Brazil ’14: A German farewell to a splendid month

The full-throttled, united “hurrah’s” from the fans, the acute Darkian observations from Ian Darke, and Pharrell’s “Happy”, as it echoed around the stadium, all rung in our ears for the final time this World Cup.

For the fourth time, Germany has conquered the tournament, and for the first time, a European team has done so in South America.

During most of the tournament, the focus was around Brazil and the persistent narrative that – no matter how poorly it played in the game before – it was the favorite to win. Yet from the first days of the group stage, Germany seemed like the side most keen to win the technical aspects of each game; the defense was, while slow, organized nonetheless, the passes glued to each players’ feet, the runs without the ball were consistent and clever, and no member of the team really seemed more crucial to the side than anyone else. Which is what made Mario Götze’s winner in extra time against the Argentines not so surprising.

In a lot of recent major sporting events, the dynamic has been the star player versus the more well rounded team: Peyton Manning versus the Seahawks. LeBron James versus the Spurs. Lionel Messi versus Germany. It’s hard to bet against the Broncos, the Heat, and Argentina, simply because each of those teams posses a weapon that can alter the course of a game in an extraordinarily short time.

But, with football (soccer, Peyton, soccer) that dynamic often plays out in the favor of the more well rounded squad. The sport requires more fluidity and more constant involvement from every player than in basketball or American football. And that’s why a team that can master that fluidity, like Germany, trumps the star and co.

Germany caught the possession and held onto most of it for the first half, but Alejandro Sabella’s side looked more likely to score as it applied pressure after German attacks and zoomed past the slow Mats Hummels and Benedikt Höwedes multiple times. Ezequiel Lavezzi and Messi created opportunities on their own simply with their speed and dribbling, and Sabella was mistaken to remove Lavezzi before the second half; after Sergio Agüero replaced Lavezzi, the blue-and-white’s were less aggressive and their attacks took longer to develop.

Fatigue affected both sides in the second period, as the weariness from an exhausting season with their club teams and the pain from making it out of the previous rounds culminated in the heavy legs and minds of the players. Neither side had a convincing stretch of dominance or aggression, and the transition to extra time was unsurprising.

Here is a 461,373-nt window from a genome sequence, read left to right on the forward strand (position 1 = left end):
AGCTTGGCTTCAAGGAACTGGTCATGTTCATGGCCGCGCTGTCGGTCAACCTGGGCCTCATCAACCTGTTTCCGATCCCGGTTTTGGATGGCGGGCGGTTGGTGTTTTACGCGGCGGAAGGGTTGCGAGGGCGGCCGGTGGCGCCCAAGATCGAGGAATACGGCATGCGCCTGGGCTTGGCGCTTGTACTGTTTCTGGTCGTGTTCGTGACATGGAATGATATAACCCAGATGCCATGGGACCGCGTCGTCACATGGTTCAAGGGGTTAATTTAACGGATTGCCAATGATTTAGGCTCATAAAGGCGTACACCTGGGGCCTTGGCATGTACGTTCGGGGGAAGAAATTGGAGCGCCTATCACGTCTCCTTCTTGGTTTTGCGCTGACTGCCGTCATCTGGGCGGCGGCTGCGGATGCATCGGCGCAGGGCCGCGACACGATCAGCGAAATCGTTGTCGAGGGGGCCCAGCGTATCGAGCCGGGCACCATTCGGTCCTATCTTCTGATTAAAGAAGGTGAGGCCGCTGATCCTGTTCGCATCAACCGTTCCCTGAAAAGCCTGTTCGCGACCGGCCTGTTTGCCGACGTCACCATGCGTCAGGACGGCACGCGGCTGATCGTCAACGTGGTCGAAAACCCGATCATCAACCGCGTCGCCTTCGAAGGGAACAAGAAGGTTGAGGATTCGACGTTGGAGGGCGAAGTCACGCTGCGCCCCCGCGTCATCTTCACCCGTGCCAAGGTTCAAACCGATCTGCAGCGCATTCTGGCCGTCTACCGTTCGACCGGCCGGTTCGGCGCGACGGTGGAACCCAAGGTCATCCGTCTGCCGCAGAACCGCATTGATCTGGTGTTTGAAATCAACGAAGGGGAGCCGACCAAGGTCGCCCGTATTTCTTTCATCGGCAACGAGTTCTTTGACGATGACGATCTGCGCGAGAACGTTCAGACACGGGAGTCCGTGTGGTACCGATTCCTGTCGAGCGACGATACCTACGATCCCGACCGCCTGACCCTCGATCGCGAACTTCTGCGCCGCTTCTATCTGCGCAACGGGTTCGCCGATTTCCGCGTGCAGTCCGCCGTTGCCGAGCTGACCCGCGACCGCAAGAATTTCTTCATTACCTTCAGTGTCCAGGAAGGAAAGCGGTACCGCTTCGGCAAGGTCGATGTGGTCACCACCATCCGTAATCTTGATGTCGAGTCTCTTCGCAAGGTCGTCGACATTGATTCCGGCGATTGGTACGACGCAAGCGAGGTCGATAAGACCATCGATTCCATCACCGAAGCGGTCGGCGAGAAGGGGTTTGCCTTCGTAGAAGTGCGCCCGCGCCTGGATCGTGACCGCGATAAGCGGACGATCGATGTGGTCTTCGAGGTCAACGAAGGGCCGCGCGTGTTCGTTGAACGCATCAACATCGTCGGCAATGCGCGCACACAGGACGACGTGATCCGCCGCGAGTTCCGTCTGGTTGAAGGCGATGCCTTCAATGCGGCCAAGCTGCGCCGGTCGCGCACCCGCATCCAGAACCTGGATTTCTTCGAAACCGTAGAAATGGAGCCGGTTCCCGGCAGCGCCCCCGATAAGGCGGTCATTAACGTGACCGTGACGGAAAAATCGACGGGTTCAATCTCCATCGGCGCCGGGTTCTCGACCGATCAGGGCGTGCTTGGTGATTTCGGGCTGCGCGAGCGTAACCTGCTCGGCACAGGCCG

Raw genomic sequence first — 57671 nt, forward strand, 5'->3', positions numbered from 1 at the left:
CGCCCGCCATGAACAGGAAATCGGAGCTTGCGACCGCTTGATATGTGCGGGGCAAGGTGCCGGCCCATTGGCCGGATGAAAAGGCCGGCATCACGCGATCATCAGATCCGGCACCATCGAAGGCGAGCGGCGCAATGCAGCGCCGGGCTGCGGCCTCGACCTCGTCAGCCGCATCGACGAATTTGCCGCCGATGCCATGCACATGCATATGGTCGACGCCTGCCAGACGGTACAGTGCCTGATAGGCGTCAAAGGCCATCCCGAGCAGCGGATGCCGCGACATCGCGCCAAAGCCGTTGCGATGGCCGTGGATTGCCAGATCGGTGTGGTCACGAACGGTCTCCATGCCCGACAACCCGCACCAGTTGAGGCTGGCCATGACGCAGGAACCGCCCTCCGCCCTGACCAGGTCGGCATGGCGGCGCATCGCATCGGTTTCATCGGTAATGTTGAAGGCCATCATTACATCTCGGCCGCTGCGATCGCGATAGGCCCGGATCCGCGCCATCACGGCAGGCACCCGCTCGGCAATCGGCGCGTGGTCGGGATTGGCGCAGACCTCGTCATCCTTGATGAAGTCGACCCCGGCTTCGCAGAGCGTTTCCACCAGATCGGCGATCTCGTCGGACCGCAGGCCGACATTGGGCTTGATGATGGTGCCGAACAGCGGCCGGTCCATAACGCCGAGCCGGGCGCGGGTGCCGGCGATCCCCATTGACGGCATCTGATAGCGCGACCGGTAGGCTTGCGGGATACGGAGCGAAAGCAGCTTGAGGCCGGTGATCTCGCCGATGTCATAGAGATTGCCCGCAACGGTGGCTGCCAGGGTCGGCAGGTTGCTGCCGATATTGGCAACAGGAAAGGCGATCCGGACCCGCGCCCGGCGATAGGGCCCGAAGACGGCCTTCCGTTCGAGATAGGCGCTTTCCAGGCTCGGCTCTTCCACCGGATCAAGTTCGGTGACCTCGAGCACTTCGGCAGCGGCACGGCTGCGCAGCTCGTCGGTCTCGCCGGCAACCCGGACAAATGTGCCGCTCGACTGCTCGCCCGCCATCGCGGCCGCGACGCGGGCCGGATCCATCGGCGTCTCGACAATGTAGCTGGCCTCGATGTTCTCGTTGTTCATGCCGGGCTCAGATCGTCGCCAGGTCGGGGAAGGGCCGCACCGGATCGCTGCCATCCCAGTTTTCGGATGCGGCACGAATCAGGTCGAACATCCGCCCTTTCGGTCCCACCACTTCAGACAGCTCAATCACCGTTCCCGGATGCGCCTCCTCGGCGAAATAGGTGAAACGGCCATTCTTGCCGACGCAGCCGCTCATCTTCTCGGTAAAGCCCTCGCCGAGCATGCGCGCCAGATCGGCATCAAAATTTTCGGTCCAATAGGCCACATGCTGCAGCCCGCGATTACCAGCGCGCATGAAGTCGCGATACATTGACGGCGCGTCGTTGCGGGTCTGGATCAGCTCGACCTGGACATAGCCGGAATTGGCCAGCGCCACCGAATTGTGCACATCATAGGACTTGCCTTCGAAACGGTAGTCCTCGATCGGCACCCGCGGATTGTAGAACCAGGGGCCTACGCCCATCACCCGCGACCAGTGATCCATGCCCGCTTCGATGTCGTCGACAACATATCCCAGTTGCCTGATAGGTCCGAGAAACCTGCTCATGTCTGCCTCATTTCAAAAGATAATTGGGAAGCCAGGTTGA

Jérome Boateng

Jérome Boateng

Both defenses were fantastic throughout: Ezequiel Garay and Martín Demichelis stayed compact and on their toes in the middle, while Pablo Zabaleta and Marcos Rojo played conservatively to clog the center of the pitch against the Germans. Where Hummels lacked pace, Jérome Boateng flashed like lightning to the feet of the Argentine attackers, making tackles all around the field and appeared to be the most energetic player in the game.

Yet the powerful engine that was Argentina’s defense ran out of fuel in the second half of extra time, when Demichelis was about ten yards away from Götze as he turned in the goal with just two touches.

Perhaps, in the end, it was just a matter of fatigue; André Schürrle was uncontested by the worn Argentine defenders as he floated down the wing before delivering the winning cross. And on the other end, where Argentina had dedicated all three of its substitutions, there was seldom movement and creativity, and their speed had ceased to be an advantage after regulation. Overall, though, the most entertaining, well coached, and cohesive team in Brazil was victorious.

With the goals, the underdogs, the bite, and the global decision to all focus on the same event, it’s been a wonderful month. And I can’t help but think that everything about this tournament – from the Brazilian players’ intense relationships with their fans, the puddles under the eyes of one of the most pressured people on Earth in Messi, to the smooches the German players exchanged after the final whistle – has appealed to our emotions.

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